The exaltation of the Russian Church and State to patriarchal and “Third Rome” status respectively shows that, not only in her own eyes, but in the eyes of the whole Orthodox world, Russia was now the chief bastion of the Truth of Christ against the heresies of the West. Russia had been born as a Christian state just as the West was falling away from grace into papism in the eleventh century. Now, in the sixteenth century, as Western papism received a bastard child in the Protestant Reformation, and a second wind in the Counter-Reformation, Russia was ready to take up leadership of the struggle against both heresies as a fully mature Orthodox nation.

     However, as we have seen, at the Pan-Orthodox Council convened by Jeremiah on his return to Constantinople, the Eastern Patriarchs, while confirming the establishment of the Moscow Patriarchate, made it only the fifth in seniority, after the four Greek patriarchates. This meant that the relationship between Church and State in the Third Rome still did not quite correspond to that between Church and State in the Second Rome. For whereas in the latter the Emperor’s partner was the first see in Orthodoxy (at least after the fall of the papacy), the Emperor’s partner in the Third Rome was only number five in the list of patriarchs. Nevertheless, this was probably in accordance with Divine Providence; for in the decades that immediately followed the prestige of the “Third Rome” was severely dented when the Poles briefly conquered Moscow during the “Time of Troubles”, necessitating the continued supervision of the Western and Southern Russian Orthodox by Constantinople. And by the beginning of the eighteenth century, the Russian patriarchate was abolished by Peter the Great and replaced – with the blessing of the Eastern Patriarchs – by a “Holy Governing Synod”.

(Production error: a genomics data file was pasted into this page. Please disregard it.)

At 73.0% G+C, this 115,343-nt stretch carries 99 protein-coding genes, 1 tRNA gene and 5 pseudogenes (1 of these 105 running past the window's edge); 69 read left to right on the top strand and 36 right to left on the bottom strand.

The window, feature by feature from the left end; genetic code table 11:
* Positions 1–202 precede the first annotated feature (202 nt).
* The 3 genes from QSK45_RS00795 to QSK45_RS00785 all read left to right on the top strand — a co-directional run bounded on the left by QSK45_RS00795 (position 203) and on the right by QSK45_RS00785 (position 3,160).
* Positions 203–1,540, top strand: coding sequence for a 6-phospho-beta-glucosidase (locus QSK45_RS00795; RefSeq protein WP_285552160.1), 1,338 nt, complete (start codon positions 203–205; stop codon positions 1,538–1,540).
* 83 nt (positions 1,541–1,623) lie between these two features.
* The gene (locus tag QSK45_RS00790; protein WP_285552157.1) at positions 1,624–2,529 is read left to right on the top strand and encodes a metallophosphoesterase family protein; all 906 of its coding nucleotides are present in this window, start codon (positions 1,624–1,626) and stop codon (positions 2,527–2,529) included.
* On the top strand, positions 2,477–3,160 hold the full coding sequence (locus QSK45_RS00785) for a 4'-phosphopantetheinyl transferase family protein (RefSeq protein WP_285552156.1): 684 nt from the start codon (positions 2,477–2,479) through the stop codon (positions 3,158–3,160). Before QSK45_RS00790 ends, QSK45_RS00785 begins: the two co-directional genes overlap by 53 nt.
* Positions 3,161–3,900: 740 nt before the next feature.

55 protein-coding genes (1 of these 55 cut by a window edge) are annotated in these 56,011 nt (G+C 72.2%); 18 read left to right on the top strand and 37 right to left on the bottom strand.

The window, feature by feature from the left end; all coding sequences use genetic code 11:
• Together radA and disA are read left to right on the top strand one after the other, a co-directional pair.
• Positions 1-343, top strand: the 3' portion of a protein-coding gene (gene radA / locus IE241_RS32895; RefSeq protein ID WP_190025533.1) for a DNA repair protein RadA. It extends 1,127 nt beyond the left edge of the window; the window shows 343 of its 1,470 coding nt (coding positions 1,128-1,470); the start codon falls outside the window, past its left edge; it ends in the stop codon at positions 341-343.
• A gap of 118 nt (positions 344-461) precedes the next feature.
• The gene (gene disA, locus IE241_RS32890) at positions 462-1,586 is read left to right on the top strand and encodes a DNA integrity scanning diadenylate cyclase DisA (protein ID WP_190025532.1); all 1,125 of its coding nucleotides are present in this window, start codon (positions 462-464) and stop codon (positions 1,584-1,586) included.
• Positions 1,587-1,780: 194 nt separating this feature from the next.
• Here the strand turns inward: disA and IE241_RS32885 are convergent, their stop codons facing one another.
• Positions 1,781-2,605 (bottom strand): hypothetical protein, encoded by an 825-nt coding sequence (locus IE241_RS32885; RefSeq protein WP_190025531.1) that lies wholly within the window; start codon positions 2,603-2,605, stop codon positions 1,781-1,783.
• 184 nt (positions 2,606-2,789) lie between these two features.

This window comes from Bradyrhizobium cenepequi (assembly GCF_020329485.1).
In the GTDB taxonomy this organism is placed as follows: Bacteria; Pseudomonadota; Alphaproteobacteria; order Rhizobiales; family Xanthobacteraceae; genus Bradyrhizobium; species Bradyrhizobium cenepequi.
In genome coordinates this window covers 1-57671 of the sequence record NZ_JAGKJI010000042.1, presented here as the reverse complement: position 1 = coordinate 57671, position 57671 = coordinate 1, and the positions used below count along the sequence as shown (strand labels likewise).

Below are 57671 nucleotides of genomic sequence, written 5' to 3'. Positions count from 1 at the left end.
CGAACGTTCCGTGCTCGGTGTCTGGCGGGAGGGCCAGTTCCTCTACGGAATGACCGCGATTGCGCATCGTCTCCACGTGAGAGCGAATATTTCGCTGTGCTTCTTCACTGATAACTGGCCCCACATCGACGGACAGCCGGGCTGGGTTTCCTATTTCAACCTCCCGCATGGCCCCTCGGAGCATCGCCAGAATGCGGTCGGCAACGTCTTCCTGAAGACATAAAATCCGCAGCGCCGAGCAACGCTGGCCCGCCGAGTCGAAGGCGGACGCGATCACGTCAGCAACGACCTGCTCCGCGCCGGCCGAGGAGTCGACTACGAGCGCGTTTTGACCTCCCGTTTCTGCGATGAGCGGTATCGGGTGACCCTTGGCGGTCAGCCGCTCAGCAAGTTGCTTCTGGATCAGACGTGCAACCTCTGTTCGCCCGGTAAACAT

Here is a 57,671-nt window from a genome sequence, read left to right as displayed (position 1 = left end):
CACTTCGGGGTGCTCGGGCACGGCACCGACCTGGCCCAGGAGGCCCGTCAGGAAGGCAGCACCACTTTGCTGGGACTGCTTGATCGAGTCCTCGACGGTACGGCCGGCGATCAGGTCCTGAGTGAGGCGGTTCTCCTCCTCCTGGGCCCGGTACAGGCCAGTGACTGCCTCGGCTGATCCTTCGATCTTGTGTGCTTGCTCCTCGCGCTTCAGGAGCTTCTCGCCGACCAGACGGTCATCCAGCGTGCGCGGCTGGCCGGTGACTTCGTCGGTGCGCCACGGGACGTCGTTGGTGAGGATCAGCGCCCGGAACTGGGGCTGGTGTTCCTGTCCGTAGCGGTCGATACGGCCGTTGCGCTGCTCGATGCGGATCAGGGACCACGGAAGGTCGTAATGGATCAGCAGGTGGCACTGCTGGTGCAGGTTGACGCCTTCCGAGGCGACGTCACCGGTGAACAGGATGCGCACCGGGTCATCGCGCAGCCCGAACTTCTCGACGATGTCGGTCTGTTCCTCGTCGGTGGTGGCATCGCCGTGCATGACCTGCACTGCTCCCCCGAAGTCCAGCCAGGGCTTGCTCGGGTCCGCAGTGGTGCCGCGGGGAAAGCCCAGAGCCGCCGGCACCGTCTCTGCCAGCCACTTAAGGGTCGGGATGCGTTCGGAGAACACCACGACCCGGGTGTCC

On the other hand, the elevation of the head of the Russian Church to the rank of patriarchate was to prove beneficial now, in the early seventeenth century, when the Autocracy in Russia was shaken to its foundations and the patriarchs took the place of the tsars as the leaders of the Russian nation. We witness a similar phenomenon in 1917, when the restoration of the Russian patriarchate to some degree compensated for the fall of the tsardom. In both cases, the patriarchate both filled the gap left by the fall of the state (up to a point), and kept alive the ideals of true Orthodox statehood, waiting for the time when it could restore political power into the hands of the anointed tsars.



     The project of Moscow the Third Rome was endangered, in the middle of the seventeenth century, by the schism of the Old Ritualists, who tried create a nationalist schism between the two leading Orthodox nations, the Greeks and the Russians. 

      For, as Lebedev writes, the differences between the Orthodox and the Old Ritualists were not only “with regard to the correction of books and rites. The point was the deep differences in perception of the ideas forming the basis of the conception of ‘the third Rome’, and in the contradictions of the Russian Church’s self-consciousness at the time…”[46]

     The differences over the concept of the Third Rome, on the one hand, and over books and rites, on the other hand, were linked in the following way…  After consolidating itself in the first half of the seventeenth century, the Russian State was now ready to go on the offensive against Catholic Poland, and rescue the Orthodox Christians who were being persecuted by the Polish and uniate authorities. In 1654 Eastern Ukraine was wrested from Poland and came within the bounds of Russia again. But the Orthodox Church in the Ukraine had been under the jurisdiction of Constantinople and employed Greek practices, which, as we have seen, differed somewhat from those in the Muscovite Russian Church. So if Moscow was to be the Third Rome in the sense of the protector of all Orthodox Christians, it was necessary that the faith and practice of the Moscow Patriarchate should be in harmony with the faith and practice of the Orthodox Church as a whole. That is why Patriarch Nikon, supported by the Grecophile Tsar Alexis, encouraged the reform of the service-books to bring them into line with the practices of the Greek Church.